ISLAMABAD: It may have taken 58 years, but arrangements have been finalised to implement the tobacco vendor act, passed in 1958, in the federal capital. Under the act, tobacco retailers will need licences and must follow a number of conditions, including not selling tobacco products to teenagers or near educational institutions.
A detailed survey of the city’s urban areas has found that 1,229 licences have been issued, 182 vendors are operating within 150 years of educational institutions, 73 vendors have voluntarily stopped selling tobacco products, and 103 refused to acquire licences and will face forced closure by excise inspectors.
An official from the Ministry of Capital Administration and Development Division (CADD) said the act was only implemented for a few years after it was passed.
“In the early 60s retailers stopped getting licences, which made it impossible to ensure whether laws regarding the sale of tobacco were being observed,” he said.
“For a licence to sell tobacco products vendors have to submit an undertaking that they will not sell tobacco products to a person below 18. They also will not be able sell loose or ‘open’ cigarettes, and they will not allow the advertising of any tobacco products at their outlet.”
“These conditions are according to relevant sections of tobacco control laws in the country. By filing an affidavit to get a licence, vendors will be bound to follow them and they cannot say they weren’t aware of the conditions,” he explained. Another condition is that tobacco cannot be sold within 150 yards of educational institutions.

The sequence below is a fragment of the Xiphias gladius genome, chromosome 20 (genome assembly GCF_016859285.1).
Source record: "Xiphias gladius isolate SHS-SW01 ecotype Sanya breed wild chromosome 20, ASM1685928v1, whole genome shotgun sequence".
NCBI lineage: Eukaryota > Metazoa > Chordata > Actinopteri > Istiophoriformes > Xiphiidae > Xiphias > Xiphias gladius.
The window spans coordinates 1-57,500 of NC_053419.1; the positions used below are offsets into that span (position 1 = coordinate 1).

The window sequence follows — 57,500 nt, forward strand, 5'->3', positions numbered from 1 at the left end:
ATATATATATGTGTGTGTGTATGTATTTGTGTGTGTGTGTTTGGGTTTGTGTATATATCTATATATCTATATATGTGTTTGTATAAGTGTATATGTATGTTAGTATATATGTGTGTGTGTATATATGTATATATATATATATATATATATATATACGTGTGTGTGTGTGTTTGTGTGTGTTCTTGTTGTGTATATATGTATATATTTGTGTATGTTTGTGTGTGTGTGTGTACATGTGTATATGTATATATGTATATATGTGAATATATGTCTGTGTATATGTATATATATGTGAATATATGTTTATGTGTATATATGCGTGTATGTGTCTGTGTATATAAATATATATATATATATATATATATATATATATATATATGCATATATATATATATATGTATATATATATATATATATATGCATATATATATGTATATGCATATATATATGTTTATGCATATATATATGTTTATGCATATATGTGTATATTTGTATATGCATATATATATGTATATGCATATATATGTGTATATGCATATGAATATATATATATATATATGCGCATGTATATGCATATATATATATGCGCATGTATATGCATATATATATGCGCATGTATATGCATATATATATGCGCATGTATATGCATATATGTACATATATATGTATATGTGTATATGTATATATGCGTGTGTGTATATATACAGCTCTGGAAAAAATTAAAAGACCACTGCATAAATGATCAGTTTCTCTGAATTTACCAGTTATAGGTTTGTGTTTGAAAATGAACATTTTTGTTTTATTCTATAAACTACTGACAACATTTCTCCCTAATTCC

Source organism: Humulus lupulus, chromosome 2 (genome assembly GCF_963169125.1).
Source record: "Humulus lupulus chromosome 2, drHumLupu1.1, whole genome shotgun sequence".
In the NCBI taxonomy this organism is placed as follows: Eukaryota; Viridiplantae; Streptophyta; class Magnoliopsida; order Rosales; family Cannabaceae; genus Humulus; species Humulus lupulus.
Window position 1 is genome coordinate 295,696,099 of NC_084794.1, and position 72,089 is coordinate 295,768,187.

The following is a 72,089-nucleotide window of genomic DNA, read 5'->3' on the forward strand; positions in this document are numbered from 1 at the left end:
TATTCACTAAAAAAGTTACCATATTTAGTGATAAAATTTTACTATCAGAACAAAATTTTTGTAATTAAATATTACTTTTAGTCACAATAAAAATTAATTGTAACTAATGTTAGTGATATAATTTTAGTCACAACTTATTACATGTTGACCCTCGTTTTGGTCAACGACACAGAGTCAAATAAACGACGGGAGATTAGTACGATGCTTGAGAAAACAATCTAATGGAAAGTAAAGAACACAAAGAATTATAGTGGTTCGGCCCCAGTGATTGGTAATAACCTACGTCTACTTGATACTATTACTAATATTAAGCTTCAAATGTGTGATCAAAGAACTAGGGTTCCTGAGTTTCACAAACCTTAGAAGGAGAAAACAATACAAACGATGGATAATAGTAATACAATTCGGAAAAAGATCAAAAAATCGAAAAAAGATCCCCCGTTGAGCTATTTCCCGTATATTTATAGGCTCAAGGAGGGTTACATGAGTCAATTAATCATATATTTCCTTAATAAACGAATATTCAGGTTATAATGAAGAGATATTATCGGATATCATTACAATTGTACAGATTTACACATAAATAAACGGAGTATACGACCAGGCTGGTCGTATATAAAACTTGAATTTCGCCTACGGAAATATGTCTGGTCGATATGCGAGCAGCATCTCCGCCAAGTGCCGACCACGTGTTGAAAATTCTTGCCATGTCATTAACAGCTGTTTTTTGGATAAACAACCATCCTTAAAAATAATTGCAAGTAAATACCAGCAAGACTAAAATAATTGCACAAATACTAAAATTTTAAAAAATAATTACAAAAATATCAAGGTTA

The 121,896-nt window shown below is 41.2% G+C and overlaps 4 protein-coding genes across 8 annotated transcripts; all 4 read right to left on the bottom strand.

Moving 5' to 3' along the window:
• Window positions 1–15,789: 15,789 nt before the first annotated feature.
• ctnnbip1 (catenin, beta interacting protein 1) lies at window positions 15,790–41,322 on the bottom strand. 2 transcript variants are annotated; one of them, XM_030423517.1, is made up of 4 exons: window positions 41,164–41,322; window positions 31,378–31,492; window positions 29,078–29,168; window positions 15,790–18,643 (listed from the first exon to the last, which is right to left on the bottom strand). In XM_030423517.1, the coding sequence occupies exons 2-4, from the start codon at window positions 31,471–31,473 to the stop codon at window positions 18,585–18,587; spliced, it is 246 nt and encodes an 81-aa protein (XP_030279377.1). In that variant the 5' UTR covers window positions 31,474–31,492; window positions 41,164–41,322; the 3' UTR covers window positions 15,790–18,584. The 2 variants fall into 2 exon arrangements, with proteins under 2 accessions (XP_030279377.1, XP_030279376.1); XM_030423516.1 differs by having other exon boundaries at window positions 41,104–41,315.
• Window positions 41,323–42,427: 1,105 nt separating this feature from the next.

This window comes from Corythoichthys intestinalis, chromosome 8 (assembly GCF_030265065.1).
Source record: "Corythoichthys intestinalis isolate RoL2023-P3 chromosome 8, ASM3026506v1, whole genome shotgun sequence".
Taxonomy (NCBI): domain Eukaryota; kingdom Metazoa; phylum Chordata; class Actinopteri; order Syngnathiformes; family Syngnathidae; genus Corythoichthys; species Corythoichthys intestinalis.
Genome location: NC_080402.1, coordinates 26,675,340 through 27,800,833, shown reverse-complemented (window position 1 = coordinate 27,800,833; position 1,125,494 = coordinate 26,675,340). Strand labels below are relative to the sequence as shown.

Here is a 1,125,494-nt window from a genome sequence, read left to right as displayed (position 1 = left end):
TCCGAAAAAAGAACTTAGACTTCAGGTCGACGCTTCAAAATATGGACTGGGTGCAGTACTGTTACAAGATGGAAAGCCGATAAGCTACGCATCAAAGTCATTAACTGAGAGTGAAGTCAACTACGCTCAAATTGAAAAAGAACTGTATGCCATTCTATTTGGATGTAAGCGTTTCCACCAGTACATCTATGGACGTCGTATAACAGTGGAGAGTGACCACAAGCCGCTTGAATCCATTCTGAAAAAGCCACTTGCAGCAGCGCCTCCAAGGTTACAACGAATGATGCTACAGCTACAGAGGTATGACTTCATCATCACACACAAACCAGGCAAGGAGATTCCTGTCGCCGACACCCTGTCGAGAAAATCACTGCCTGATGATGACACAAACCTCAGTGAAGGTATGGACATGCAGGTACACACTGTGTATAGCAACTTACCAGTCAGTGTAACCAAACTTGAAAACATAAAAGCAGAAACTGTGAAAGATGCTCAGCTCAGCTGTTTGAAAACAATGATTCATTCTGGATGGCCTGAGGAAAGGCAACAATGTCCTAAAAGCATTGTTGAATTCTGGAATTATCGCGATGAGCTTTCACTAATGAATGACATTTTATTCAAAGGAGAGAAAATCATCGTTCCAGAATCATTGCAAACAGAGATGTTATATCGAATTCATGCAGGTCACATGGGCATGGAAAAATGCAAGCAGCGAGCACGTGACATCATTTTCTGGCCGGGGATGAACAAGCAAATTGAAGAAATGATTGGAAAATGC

“By issuing licences, data about retailers and the average sales can be collected. At the moment there is no authentic data available regarding tobacco use,” the official said.
He said there are around 2,000 vendors selling tobacco products in the city’s urban areas, and it has been decided that they will be issued licences according to the law.
“Licences were issued to 1,229 vendors in different markets in the capital, 182 shops were found selling tobacco products within 150 yards of educational institutions, so notices were served to them to stop selling tobacco, and 73 vendors stopped selling tobacco products voluntarily so they don’t have to get licences,” he said.
He added that there were also 400 kiosks selling tobacco products, which the Capital Development Authority suggested should not be issued licences since kiosks are illegal. “In case of the issuance of licences they will get a document to obtain stay orders from court and avoid any action of the CDA against them in the future.”
“It has been decided that from July 1, all 400 kiosks will not be able to sell tobacco products. Moreover, 103 vendors refused to get licences so it has been decided that they will not be allowed to sell tobacco products. If they violate orders they will face forced closure by excise inspectors.”
Tobacco Smoke Free City project director Dr Minhajus Siraj told Dawn that licences will be issued to over 100 vendors by the end of the month, and the law will be fully implemented from July 1.
“We have been implementing the law, but the tobacco industry has been trying various tactics to stop or delay the law’s implementation, particularly the section that vendors cannot place advertisements at their shops and should not sell tobacco to teenagers, because teenagers are their future consumers,” he said.
“Although we cannot implement the law all over the country because of the 18th Amendment, an opportunity has been created as a case regarding tobacco products is being heard in the Supreme Court, and in the event of court orders to implement the law across the country, it will become possible to extend the law,” he added.
Dr Siraj said the case’s next hearing will be on June 9.
Published in Dawn, June 8th, 2016
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